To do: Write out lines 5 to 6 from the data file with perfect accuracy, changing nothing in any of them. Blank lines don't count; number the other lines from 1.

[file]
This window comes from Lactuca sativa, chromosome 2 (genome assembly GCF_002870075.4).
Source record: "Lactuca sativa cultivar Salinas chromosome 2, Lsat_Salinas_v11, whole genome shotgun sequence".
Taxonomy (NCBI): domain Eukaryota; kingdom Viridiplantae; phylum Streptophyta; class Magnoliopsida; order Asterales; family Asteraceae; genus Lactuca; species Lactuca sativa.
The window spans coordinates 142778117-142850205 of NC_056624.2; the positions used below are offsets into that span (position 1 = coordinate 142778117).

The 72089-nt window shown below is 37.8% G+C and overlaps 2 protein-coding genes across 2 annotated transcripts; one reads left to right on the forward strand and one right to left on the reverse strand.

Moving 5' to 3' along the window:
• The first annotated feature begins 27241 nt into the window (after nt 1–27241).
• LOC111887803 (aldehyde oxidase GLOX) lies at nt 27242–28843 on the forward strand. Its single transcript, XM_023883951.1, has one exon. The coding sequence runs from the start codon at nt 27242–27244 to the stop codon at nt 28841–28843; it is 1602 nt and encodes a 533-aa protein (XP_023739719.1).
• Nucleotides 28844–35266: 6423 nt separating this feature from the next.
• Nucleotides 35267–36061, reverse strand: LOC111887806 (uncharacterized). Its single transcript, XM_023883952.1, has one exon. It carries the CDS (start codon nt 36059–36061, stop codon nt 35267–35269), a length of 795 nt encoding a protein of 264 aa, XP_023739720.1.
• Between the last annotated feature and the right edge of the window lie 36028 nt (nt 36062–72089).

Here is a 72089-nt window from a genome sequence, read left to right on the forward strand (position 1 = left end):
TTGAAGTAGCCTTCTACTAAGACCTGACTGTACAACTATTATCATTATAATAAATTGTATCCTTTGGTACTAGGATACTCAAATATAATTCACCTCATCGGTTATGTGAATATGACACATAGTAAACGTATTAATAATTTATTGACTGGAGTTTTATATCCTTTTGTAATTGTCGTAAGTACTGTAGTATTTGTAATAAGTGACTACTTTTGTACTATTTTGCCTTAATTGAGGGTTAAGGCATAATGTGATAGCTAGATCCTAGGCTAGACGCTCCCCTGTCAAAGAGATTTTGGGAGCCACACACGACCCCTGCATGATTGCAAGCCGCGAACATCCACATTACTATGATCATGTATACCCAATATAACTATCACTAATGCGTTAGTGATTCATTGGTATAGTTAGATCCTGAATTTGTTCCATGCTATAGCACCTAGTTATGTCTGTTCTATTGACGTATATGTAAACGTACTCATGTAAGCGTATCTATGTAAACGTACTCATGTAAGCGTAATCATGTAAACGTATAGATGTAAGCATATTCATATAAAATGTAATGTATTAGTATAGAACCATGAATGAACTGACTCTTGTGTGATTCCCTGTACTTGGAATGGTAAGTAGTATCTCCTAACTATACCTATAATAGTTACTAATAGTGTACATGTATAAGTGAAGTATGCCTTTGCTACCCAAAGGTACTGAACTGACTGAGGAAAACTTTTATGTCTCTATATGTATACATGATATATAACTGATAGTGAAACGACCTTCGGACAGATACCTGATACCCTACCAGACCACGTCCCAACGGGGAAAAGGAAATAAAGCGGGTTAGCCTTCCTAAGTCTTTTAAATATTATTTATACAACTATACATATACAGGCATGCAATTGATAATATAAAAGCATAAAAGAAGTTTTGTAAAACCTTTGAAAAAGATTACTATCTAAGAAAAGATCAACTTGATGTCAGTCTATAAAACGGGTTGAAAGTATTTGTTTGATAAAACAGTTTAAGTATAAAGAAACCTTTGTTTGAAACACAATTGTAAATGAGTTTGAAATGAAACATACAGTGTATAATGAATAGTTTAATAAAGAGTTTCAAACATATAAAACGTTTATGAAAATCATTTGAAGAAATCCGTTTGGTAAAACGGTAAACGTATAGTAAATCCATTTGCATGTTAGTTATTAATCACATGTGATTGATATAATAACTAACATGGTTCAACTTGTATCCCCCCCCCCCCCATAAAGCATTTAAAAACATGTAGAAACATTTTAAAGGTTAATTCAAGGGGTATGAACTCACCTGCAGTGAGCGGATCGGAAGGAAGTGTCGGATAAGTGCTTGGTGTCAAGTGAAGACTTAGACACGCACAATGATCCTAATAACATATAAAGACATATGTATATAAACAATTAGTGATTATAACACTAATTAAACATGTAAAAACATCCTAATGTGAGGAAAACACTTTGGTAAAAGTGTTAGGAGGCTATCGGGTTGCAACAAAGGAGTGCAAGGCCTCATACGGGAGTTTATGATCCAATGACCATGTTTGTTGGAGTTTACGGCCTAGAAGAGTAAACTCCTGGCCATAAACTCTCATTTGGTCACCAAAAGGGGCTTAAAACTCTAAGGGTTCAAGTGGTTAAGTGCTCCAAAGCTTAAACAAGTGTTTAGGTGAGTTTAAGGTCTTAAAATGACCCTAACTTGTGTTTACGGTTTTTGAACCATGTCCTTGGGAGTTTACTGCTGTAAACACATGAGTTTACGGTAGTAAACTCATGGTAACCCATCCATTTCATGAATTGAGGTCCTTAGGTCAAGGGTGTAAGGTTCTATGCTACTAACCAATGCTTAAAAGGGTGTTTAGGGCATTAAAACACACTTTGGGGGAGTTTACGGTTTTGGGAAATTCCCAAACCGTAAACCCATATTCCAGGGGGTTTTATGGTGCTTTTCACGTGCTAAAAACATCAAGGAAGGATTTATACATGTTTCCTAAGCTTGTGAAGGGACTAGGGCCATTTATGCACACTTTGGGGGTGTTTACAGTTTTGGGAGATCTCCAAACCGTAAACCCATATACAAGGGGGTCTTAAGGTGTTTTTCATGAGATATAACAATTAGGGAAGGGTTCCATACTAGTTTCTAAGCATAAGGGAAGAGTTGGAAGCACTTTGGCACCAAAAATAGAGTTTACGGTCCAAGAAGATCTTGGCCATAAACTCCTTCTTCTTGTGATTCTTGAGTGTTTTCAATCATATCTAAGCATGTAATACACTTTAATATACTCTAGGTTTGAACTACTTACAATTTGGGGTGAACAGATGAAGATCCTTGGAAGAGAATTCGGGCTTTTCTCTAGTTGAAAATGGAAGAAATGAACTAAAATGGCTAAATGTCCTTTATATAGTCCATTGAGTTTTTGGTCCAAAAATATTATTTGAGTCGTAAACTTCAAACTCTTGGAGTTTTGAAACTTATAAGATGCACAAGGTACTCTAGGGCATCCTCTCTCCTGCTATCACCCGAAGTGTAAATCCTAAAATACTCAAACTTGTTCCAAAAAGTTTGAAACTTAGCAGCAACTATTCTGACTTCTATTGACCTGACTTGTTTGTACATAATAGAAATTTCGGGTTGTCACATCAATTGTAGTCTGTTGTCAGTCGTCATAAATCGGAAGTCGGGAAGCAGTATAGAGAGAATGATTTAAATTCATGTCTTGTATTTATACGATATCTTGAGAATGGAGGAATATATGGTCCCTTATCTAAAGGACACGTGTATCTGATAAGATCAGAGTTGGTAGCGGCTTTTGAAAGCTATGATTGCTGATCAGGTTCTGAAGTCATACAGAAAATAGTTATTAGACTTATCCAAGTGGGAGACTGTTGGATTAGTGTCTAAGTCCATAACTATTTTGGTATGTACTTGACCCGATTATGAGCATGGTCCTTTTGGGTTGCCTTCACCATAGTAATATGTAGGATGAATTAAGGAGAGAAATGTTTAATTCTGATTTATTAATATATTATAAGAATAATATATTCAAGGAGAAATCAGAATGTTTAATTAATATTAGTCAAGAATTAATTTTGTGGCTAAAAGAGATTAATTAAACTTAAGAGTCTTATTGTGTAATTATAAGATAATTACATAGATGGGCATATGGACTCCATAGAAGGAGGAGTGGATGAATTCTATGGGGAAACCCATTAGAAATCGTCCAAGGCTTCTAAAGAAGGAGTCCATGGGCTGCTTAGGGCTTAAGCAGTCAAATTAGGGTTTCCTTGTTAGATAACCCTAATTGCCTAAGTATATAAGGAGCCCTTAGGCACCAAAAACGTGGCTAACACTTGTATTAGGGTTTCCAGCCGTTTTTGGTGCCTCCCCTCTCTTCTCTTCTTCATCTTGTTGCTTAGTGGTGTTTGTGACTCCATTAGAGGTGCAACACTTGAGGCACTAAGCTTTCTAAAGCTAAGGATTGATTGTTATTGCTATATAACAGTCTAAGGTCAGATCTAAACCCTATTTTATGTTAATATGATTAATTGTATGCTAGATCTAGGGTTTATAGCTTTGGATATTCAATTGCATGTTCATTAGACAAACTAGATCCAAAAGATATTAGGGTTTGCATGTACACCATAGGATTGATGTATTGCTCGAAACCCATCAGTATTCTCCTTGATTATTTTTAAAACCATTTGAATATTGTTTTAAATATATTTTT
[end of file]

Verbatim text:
The 72089-nt window shown below is 37.8% G+C and overlaps 2 protein-coding genes across 2 annotated transcripts; one reads left to right on the forward strand and one right to left on the reverse strand.

Moving 5' to 3' along the window: